Tasmania – Forests Will be Saved

Over half of Tasmania is forest and a substantial part thereof is virgin, untouched forest. Until now, these valuable forests were gradually converted into Japanese newspapers but now things have changed. Environmental activists have persuaded Japanese and other buyers to insist on FSC (Forest Stewardship Council) certified wood, making timber originating from virgin forest virtually worthless. The logging industry has since admitted its defeat, switched to plantation timber and promised to leave virgin forests – after a contested transitional period – to nature and to the growing ecological tourism.

ON-green-policy! Tasmania’s jungle may be far away but this news is still relevant as it strengthens the worldwide trend towards certified FSC wood. It is noteworthy that activities of activists had such a major impact, but this is not to say that politicians should stay on the sideline. Both realms should work together towards the aim of completely switching to certified wood. The part of politicians is to be attentive about new societal and economic developments and provide appropriate regulations. In this case, they should favour the use of FSC wood, first by making it mandatory for public procurement and giving incentives for private customers to become more sustainable. Eventually though, politics will clearly need to ban non FSC-wood in order to complete the change. Such a measure would be easy to defend as FSC-wood is the only way to ensure that our wood and paper consumption does not ruin pristine forest for a modest price increase. From that perspective, Tasmania was only the first step of what should become a global development  kick started by activists and to be finalised by politicians. A small step towards the protection of our natural environment, one of many ahead.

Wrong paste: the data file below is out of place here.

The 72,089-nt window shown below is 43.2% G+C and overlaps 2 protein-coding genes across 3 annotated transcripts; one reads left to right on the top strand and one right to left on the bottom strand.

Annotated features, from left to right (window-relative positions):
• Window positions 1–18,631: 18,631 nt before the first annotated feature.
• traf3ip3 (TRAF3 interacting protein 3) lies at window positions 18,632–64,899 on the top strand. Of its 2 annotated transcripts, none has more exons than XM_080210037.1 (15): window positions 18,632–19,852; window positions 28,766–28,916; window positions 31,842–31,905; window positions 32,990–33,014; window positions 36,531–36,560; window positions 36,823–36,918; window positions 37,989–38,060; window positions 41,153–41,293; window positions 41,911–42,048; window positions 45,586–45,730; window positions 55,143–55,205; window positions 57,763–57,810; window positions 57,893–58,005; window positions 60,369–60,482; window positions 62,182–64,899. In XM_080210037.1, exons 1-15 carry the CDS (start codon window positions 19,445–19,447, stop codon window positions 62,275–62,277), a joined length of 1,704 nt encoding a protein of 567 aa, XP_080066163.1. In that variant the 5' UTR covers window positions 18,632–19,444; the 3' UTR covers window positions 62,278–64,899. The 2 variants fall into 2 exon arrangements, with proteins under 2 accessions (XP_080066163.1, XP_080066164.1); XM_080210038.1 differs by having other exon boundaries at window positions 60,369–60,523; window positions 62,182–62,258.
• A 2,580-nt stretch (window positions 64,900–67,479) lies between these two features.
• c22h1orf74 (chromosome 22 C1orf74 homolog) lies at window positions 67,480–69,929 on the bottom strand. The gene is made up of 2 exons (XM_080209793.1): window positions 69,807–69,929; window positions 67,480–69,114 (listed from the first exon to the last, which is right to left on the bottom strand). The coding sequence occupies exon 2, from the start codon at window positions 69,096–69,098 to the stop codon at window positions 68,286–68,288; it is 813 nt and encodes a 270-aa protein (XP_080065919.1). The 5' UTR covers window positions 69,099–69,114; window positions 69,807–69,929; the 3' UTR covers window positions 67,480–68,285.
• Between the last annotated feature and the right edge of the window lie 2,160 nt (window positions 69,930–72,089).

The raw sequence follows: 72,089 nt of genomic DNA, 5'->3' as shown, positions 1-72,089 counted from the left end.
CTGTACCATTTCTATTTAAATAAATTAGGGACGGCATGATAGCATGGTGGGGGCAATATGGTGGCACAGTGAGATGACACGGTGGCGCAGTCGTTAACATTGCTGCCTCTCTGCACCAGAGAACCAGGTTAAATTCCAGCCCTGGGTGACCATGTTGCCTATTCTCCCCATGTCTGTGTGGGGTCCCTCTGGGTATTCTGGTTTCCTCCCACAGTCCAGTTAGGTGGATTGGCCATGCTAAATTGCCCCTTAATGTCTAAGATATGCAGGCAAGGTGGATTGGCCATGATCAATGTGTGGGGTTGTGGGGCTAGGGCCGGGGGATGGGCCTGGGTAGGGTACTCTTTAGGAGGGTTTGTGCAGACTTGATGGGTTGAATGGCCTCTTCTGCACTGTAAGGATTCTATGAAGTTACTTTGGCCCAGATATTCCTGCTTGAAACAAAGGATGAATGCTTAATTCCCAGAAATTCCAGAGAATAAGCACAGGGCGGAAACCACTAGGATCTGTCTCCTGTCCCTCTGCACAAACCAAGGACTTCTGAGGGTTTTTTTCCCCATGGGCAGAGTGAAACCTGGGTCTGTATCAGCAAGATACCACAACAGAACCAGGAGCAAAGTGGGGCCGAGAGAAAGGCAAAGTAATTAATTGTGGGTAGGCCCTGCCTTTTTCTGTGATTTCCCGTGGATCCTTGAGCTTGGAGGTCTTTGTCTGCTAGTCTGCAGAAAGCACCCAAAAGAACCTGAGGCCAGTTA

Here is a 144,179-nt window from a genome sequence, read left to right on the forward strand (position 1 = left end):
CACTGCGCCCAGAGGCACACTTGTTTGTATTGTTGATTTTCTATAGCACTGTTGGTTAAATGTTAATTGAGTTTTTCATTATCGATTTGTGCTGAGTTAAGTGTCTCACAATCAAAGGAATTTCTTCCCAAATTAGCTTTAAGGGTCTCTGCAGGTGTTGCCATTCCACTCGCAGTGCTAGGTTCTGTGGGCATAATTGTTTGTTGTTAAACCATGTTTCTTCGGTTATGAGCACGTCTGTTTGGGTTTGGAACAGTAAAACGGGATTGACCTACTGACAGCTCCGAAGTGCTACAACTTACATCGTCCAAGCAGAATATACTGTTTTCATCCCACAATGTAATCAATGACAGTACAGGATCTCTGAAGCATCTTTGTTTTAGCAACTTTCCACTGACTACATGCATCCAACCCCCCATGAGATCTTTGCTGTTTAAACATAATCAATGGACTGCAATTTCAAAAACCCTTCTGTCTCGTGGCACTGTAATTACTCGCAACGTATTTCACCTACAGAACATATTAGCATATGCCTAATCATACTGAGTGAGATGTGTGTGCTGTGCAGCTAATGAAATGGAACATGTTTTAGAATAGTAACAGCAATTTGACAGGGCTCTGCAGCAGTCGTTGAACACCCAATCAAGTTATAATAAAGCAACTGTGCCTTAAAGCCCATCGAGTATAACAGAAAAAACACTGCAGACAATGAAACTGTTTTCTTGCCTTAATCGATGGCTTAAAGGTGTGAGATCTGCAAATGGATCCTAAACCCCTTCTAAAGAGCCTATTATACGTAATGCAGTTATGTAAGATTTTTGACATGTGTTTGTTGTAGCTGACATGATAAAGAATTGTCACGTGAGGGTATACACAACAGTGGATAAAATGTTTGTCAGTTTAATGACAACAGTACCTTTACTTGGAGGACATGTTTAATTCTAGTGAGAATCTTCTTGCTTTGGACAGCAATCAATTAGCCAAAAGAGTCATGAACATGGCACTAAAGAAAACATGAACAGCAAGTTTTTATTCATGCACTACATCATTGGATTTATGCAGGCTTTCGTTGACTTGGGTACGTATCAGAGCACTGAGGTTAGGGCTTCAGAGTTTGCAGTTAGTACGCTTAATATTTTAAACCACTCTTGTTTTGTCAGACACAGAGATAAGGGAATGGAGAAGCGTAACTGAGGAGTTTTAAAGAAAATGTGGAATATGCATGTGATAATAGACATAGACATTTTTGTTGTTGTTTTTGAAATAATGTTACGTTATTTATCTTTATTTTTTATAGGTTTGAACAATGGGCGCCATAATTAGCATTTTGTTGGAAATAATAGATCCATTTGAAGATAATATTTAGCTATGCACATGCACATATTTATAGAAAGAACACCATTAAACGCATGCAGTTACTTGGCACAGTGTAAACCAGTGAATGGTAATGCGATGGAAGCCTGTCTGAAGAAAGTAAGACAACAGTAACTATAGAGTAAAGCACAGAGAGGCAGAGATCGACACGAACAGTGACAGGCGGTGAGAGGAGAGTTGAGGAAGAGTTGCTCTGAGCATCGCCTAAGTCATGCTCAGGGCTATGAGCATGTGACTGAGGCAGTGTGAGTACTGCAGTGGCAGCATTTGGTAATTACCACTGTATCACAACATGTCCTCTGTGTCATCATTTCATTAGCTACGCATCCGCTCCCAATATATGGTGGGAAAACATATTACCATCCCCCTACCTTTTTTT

Source: Economist

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